Building a Virtual Space for Teens in Southeastern MassachusettsBy Kathy Lussier, Southeastern Massachusetts Library System
Creating space for teens has been a challenge for many public libraries.
Countless studies have highlighted the waning use of public libraries among teenagers. At the same time, a July 2005 report from the Pew Internet & American Life Project found that 87 percent of people between the ages of twelve and seventeen are online. With those numbers, it makes sense for libraries to create virtual spaces to reach out to their teens.
In early 2004, the Southeastern Massachusetts Library System (SEMLS) wrote an LSTA grant to assist their libraries in doing just that. From this grant, the My Own Cafe Web site was born.
My Own Cafe creates an online community for teens between the ages of thirteen and seventeen who use libraries in Southeastern Massachusetts. On the site, teens can gain instant access to online databases, learn about events happening in their community, download music from local bands, and talk to other teens in the region through the site's message boards. As of October 2006, 220 teens had registered to use the site.
BackgroundSEMLS is a multitype regional library system with 388 members. In the fall of 2003, SEMLS came up with the idea to create a site to help public and high school libraries reach out to teens. Despite the fact that teens make up our heaviest online users, we found that only a handful of public libraries in our region had a teen Web site. Those libraries that had a teen Web site found it hard to compete with the design and content available on commercial sites.
We received $50,000 in federal grant funds, authorized by the Library Services and Technology Act and administered by the Massachusetts Board of Library Commissioners, all of which was spent on the actual development of the site. Linda W. Braun of Librarians and Educators Online served as project manager during the site's development and Pixel Bridge Inc. of Boston designed and developed the site.
An important requirement for the project was to create a site that each participating library could customize for its own patrons. When a teen with a barcode from that library logs in, their own library's name appears under the My Own Cafe logo, and they can see library information, events, and job postings specific to their own community.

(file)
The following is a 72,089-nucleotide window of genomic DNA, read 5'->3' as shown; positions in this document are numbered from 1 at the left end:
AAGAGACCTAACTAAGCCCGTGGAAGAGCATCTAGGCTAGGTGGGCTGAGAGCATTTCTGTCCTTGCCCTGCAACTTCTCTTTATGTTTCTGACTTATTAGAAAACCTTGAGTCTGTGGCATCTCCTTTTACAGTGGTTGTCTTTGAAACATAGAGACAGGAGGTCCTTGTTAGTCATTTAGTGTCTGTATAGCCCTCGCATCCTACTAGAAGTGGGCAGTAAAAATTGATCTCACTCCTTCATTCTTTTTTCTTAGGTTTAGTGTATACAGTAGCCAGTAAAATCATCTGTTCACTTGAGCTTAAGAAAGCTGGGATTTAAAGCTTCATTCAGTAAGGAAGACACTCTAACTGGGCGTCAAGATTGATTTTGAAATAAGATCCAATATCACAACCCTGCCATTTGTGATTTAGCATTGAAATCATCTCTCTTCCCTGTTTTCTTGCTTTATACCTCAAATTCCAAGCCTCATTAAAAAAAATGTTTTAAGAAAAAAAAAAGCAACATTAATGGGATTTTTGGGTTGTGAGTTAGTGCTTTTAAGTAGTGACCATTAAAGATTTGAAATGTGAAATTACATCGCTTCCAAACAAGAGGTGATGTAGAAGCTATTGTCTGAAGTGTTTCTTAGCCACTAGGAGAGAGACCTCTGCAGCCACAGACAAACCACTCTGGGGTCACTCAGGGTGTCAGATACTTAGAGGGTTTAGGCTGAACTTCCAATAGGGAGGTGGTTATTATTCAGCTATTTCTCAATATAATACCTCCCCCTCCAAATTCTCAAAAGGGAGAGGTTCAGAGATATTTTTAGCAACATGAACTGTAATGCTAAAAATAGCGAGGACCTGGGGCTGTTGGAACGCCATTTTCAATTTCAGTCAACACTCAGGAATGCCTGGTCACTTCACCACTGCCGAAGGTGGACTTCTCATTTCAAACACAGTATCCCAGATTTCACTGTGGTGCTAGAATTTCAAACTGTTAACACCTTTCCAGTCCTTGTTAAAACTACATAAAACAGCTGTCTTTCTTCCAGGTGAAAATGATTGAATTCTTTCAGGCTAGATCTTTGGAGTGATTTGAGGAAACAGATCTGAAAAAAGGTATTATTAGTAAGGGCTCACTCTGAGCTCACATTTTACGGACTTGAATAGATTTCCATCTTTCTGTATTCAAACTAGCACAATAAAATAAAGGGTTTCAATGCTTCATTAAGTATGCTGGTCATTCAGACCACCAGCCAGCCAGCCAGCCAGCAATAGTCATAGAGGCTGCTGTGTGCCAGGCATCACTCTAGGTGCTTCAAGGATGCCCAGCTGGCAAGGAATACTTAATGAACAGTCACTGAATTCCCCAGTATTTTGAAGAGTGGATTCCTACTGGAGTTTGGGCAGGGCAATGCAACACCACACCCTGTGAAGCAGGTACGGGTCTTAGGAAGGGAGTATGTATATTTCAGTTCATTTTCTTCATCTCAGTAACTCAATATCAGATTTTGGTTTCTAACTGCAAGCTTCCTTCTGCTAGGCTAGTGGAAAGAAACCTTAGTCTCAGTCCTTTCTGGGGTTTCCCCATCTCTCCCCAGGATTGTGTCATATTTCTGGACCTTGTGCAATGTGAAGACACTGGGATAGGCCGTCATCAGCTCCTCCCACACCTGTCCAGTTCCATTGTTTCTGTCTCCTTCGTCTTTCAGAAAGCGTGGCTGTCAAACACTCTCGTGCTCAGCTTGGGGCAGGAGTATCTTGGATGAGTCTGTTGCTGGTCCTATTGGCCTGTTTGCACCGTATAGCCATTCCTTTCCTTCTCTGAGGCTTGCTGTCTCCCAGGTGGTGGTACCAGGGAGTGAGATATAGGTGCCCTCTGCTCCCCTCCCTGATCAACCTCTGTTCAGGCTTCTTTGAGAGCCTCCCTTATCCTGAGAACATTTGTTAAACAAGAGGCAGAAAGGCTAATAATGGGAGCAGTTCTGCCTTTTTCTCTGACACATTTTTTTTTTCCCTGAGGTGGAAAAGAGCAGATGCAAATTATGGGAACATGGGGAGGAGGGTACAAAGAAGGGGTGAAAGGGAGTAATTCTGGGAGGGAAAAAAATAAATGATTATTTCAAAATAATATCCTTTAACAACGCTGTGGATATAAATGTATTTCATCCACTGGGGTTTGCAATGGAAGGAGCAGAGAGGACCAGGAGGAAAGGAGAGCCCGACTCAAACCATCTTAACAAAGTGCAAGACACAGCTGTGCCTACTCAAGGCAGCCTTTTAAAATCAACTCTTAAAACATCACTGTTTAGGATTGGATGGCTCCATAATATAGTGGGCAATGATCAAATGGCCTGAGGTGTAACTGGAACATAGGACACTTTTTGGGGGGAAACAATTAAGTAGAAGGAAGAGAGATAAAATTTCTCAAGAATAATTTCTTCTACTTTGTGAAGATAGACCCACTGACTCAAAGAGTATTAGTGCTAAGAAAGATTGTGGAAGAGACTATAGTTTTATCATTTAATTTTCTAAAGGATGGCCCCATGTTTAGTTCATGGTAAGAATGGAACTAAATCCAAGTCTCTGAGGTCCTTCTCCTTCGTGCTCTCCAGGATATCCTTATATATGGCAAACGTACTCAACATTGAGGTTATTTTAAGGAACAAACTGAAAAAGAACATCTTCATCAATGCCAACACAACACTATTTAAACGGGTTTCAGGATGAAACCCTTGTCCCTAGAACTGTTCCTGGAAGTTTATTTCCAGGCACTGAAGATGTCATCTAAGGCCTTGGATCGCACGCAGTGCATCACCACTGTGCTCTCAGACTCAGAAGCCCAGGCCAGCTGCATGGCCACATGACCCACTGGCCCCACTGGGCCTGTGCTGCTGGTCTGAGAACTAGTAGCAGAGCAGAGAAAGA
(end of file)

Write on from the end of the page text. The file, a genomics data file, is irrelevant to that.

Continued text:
An Online Community for TeensThe site goes beyond the traditional library Web site that connects patrons to information and expands it to create an online community. The one thing that distinguishes this site from the myriad of commercial Web sites targeting teens is that it contains local events, local jobs, and local scholarships. Even the music is coming from local bands. The message boards allow teens to meet people who are from different towns, but are still close enough so that they could easily meet each other in person at My Own Cafe sponsored events.
The boards are by far the most popular feature of the site. It's easy to get lost reading the conversation. The teens are exploring a variety of topics, from views on assisted suicide to discussions about homework to their favorite video games. Teen volunteers moderate the boards, and we have had no problems with inappropriate content.
Rather than pulling teens away from libraries, this virtual space has actually created more reasons for them to visit the library. One registered teen formed an anime club that meets regularly at public libraries throughout the region. She didn't find enough teens to form a club in her own community, but was able to find plenty of participants when she raised the idea on a My Own Cafe message board. The My Own Cafe teens are always looking for opportunities to meet each other in person, and libraries are starting to host events where this can happen.
The best way to learn about My Own Cafe is to see it. Please visit. Our guest login information is:
User name: guest
Password (November): turkey
Password (December): reindeer